It’s up to you whether you decide to take an additional vitamin C supplement; you might feel the need to do so during the cold and flu season or if you have other young children at home who are constantly passing on their preschool germs to you. However, you should first consult your doctor to determine whether that is okay and how much more medication you need to take.
That goes for vitamin C, too, as the research is unfortunately lacking. The World Health Organization (WHO) reports that some studies have investigated vitamin C’s effects on pregnancy and birth outcomes, but the results have been mixed. Vitamin C improved outcomes in some cases, but not in others.
It basically just means “enough vitamin C to turn you into an orange,” but some vitamin producers claim it means their formulas are more likely to be absorbed into the bloodstream and less likely to upset the stomach than other forms of vitamin C.
Don’t try to self-treat with vitamin C if you have COVID-19 symptoms or a fever while pregnant. Call your doctor.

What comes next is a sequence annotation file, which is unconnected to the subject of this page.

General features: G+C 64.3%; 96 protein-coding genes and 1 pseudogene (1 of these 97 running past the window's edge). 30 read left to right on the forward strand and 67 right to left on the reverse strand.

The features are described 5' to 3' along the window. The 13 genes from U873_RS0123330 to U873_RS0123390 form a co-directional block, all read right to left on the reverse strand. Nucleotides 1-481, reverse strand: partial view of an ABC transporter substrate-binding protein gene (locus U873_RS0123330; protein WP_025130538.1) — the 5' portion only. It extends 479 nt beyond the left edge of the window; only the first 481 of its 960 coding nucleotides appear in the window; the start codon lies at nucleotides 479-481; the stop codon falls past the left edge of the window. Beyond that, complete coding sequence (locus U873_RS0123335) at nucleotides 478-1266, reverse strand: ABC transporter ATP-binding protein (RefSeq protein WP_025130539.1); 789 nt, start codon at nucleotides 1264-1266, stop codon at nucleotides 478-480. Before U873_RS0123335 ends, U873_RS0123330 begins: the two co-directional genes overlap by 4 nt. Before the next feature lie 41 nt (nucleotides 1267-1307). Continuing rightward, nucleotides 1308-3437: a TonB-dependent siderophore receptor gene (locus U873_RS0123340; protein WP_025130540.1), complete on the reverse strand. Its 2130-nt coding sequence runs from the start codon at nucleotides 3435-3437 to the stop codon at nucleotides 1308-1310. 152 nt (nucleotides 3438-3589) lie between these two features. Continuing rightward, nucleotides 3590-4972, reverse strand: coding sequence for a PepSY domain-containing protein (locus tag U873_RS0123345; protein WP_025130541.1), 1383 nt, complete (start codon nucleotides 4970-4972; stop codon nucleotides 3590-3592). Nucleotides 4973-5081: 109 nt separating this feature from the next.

Don’t forget that you can increase your levels of vitamin C safely and effectively by consuming more of it through food. Eat a lot of red and green peppers, broccoli, cherries, spinach, strawberries, and citrus fruits.
What happens if you take vitamin C while pregnant?
Your body is undergoing some significant changes, so maintaining your health will require all hands on deck.
With its ability to speed up the healing of wounds and strengthen the immune system, vitamin C during pregnancy is a crucial member of your nutrient team.
Vitamin C also helps your body absorb iron.
This is really important when you’re pregnant.
Because your blood volume increases to support the mighty task of growing a human, so does your need for iron.
A condition known as iron deficiency anemia can result from not getting enough.
It results in signs like fatigue, wooziness, and headaches and could cause your skin to turn yellow.
Despite the prevalence of this condition, there are some risks for both you and your unborn child, such as preterm birth, low birth weight, and birth differences.
Your prenatal vitamins will probably contain iron, along with vitamin C to aid in your body’s absorption.
Talk to your doctor, however, if you’re at all concerned about a deficiency.
Is vitamin C safe during pregnancy?
Also called ascorbic acid, vitamin C has a number of important jobs to do in our bodies.
It plays a role in wound healing, supports your immune system, and prevents scurvy (although that’s likely not something we have to worry about too much these days. Phew!).
All of this is crucial throughout your life, but it is especially helpful while you are pregnant.